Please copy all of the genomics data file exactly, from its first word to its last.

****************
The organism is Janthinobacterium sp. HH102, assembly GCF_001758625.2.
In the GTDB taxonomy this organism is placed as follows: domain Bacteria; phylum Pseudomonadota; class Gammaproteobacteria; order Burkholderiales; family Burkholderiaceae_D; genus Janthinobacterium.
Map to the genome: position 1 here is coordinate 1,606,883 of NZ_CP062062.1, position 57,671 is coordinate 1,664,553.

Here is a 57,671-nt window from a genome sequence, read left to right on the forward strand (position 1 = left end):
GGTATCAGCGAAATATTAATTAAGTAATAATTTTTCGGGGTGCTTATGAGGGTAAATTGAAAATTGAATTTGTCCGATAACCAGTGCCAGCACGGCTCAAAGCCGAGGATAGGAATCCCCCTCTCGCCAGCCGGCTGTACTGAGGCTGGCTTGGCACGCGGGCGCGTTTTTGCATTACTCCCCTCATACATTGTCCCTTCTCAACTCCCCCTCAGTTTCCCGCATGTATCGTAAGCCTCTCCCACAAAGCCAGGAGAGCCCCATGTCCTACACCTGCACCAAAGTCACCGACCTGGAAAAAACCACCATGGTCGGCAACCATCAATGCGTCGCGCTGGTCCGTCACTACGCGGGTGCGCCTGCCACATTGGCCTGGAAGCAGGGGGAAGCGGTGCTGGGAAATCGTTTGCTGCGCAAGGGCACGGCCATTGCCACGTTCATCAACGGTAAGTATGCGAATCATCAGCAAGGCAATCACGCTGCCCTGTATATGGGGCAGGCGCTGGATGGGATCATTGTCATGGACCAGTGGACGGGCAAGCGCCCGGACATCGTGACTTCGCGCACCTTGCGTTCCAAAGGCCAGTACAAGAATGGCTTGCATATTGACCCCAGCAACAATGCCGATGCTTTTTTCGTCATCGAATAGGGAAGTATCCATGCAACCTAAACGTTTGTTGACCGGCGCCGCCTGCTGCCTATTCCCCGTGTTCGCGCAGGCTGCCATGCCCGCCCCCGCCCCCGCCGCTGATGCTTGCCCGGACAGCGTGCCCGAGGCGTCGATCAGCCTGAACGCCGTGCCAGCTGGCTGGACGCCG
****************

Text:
The organism is Janthinobacterium sp. HH102, assembly GCF_001758625.2.
In the GTDB taxonomy this organism is placed as follows: domain Bacteria; phylum Pseudomonadota; class Gammaproteobacteria; order Burkholderiales; family Burkholderiaceae_D; genus Janthinobacterium.
Map to the genome: position 1 here is coordinate 1,606,883 of NZ_CP062062.1, position 57,671 is coordinate 1,664,553.

Here is a 57,671-nt window from a genome sequence, read left to right on the forward strand (position 1 = left end):
GGTATCAGCGAAATATTAATTAAGTAATAATTTTTCGGGGTGCTTATGAGGGTAAATTGAAAATTGAATTTGTCCGATAACCAGTGCCAGCACGGCTCAAAGCCGAGGATAGGAATCCCCCTCTCGCCAGCCGGCTGTACTGAGGCTGGCTTGGCACGCGGGCGCGTTTTTGCATTACTCCCCTCATACATTGTCCCTTCTCAACTCCCCCTCAGTTTCCCGCATGTATCGTAAGCCTCTCCCACAAAGCCAGGAGAGCCCCATGTCCTACACCTGCACCAAAGTCACCGACCTGGAAAAAACCACCATGGTCGGCAACCATCAATGCGTCGCGCTGGTCCGTCACTACGCGGGTGCGCCTGCCACATTGGCCTGGAAGCAGGGGGAAGCGGTGCTGGGAAATCGTTTGCTGCGCAAGGGCACGGCCATTGCCACGTTCATCAACGGTAAGTATGCGAATCATCAGCAAGGCAATCACGCTGCCCTGTATATGGGGCAGGCGCTGGATGGGATCATTGTCATGGACCAGTGGACGGGCAAGCGCCCGGACATCGTGACTTCGCGCACCTTGCGTTCCAAAGGCCAGTACAAGAATGGCTTGCATATTGACCCCAGCAACAATGCCGATGCTTTTTTCGTCATCGAATAGGGAAGTATCCATGCAACCTAAACGTTTGTTGACCGGCGCCGCCTGCTGCCTATTCCCCGTGTTCGCGCAGGCTGCCATGCCCGCCCCCGCCCCCGCCGCTGATGCTTGCCCGGACAGCGTGCCCGAGGCGTCGATCAGCCTGAACGCCGTGCCAGCTGGCTGGACGCCG